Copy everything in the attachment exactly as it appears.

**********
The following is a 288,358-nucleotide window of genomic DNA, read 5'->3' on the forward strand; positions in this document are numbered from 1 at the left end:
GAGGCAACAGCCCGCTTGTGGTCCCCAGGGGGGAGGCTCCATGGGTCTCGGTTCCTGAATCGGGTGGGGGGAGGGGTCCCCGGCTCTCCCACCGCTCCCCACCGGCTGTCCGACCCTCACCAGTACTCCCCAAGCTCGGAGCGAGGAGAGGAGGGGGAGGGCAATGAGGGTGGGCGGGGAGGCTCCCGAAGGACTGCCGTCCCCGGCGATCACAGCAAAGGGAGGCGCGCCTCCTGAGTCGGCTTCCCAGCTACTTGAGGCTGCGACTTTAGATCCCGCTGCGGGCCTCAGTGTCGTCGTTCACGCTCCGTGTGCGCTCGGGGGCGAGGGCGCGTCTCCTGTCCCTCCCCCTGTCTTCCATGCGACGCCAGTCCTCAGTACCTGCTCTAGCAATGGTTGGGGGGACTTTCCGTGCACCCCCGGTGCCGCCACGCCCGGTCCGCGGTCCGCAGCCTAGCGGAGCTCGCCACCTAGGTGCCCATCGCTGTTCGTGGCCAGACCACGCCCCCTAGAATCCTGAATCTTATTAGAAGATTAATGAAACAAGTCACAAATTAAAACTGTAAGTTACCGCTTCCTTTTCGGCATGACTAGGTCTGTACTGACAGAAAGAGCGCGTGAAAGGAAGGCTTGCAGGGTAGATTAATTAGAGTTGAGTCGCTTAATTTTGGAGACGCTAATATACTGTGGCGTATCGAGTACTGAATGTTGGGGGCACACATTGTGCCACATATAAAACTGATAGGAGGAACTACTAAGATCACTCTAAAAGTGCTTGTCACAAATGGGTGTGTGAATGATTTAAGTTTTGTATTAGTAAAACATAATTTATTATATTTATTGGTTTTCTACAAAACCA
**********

The following is a 288,358-nucleotide window of genomic DNA, read 5'->3' on the forward strand; positions in this document are numbered from 1 at the left end:
GAGGCAACAGCCCGCTTGTGGTCCCCAGGGGGGAGGCTCCATGGGTCTCGGTTCCTGAATCGGGTGGGGGGAGGGGTCCCCGGCTCTCCCACCGCTCCCCACCGGCTGTCCGACCCTCACCAGTACTCCCCAAGCTCGGAGCGAGGAGAGGAGGGGGAGGGCAATGAGGGTGGGCGGGGAGGCTCCCGAAGGACTGCCGTCCCCGGCGATCACAGCAAAGGGAGGCGCGCCTCCTGAGTCGGCTTCCCAGCTACTTGAGGCTGCGACTTTAGATCCCGCTGCGGGCCTCAGTGTCGTCGTTCACGCTCCGTGTGCGCTCGGGGGCGAGGGCGCGTCTCCTGTCCCTCCCCCTGTCTTCCATGCGACGCCAGTCCTCAGTACCTGCTCTAGCAATGGTTGGGGGGACTTTCCGTGCACCCCCGGTGCCGCCACGCCCGGTCCGCGGTCCGCAGCCTAGCGGAGCTCGCCACCTAGGTGCCCATCGCTGTTCGTGGCCAGACCACGCCCCCTAGAATCCTGAATCTTATTAGAAGATTAATGAAACAAGTCACAAATTAAAACTGTAAGTTACCGCTTCCTTTTCGGCATGACTAGGTCTGTACTGACAGAAAGAGCGCGTGAAAGGAAGGCTTGCAGGGTAGATTAATTAGAGTTGAGTCGCTTAATTTTGGAGACGCTAATATACTGTGGCGTATCGAGTACTGAATGTTGGGGGCACACATTGTGCCACATATAAAACTGATAGGAGGAACTACTAAGATCACTCTAAAAGTGCTTGTCACAAATGGGTGTGTGAATGATTTAAGTTTTGTATTAGTAAAACATAATTTATTATATTTATTGGTTTTCTACAAAACCA